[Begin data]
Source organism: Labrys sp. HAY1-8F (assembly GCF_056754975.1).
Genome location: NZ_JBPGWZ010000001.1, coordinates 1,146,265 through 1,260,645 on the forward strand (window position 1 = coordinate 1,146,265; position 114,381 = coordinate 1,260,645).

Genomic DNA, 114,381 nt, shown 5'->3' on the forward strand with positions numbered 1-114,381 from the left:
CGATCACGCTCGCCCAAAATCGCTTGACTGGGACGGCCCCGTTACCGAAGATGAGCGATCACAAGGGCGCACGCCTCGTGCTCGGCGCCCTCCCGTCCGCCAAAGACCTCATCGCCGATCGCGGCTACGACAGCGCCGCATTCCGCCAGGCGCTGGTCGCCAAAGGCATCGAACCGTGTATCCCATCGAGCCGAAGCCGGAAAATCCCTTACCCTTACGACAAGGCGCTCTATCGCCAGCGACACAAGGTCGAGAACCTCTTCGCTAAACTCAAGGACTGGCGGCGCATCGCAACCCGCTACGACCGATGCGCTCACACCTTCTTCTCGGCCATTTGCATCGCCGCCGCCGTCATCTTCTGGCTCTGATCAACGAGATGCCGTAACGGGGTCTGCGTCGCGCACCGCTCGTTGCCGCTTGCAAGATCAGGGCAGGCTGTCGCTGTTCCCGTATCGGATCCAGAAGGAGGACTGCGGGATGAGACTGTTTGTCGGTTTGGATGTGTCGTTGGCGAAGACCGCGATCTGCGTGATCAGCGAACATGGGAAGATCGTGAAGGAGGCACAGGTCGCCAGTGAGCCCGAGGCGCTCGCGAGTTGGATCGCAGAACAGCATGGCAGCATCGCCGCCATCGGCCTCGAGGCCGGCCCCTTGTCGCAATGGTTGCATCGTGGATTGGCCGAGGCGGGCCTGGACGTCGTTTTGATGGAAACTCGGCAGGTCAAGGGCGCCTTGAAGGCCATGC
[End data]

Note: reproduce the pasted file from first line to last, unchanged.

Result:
Source organism: Labrys sp. HAY1-8F (assembly GCF_056754975.1).
Genome location: NZ_JBPGWZ010000001.1, coordinates 1,146,265 through 1,260,645 on the forward strand (window position 1 = coordinate 1,146,265; position 114,381 = coordinate 1,260,645).

Genomic DNA, 114,381 nt, shown 5'->3' on the forward strand with positions numbered 1-114,381 from the left:
CGATCACGCTCGCCCAAAATCGCTTGACTGGGACGGCCCCGTTACCGAAGATGAGCGATCACAAGGGCGCACGCCTCGTGCTCGGCGCCCTCCCGTCCGCCAAAGACCTCATCGCCGATCGCGGCTACGACAGCGCCGCATTCCGCCAGGCGCTGGTCGCCAAAGGCATCGAACCGTGTATCCCATCGAGCCGAAGCCGGAAAATCCCTTACCCTTACGACAAGGCGCTCTATCGCCAGCGACACAAGGTCGAGAACCTCTTCGCTAAACTCAAGGACTGGCGGCGCATCGCAACCCGCTACGACCGATGCGCTCACACCTTCTTCTCGGCCATTTGCATCGCCGCCGCCGTCATCTTCTGGCTCTGATCAACGAGATGCCGTAACGGGGTCTGCGTCGCGCACCGCTCGTTGCCGCTTGCAAGATCAGGGCAGGCTGTCGCTGTTCCCGTATCGGATCCAGAAGGAGGACTGCGGGATGAGACTGTTTGTCGGTTTGGATGTGTCGTTGGCGAAGACCGCGATCTGCGTGATCAGCGAACATGGGAAGATCGTGAAGGAGGCACAGGTCGCCAGTGAGCCCGAGGCGCTCGCGAGTTGGATCGCAGAACAGCATGGCAGCATCGCCGCCATCGGCCTCGAGGCCGGCCCCTTGTCGCAATGGTTGCATCGTGGATTGGCCGAGGCGGGCCTGGACGTCGTTTTGATGGAAACTCGGCAGGTCAAGGGCGCCTTGAAGGCCATGC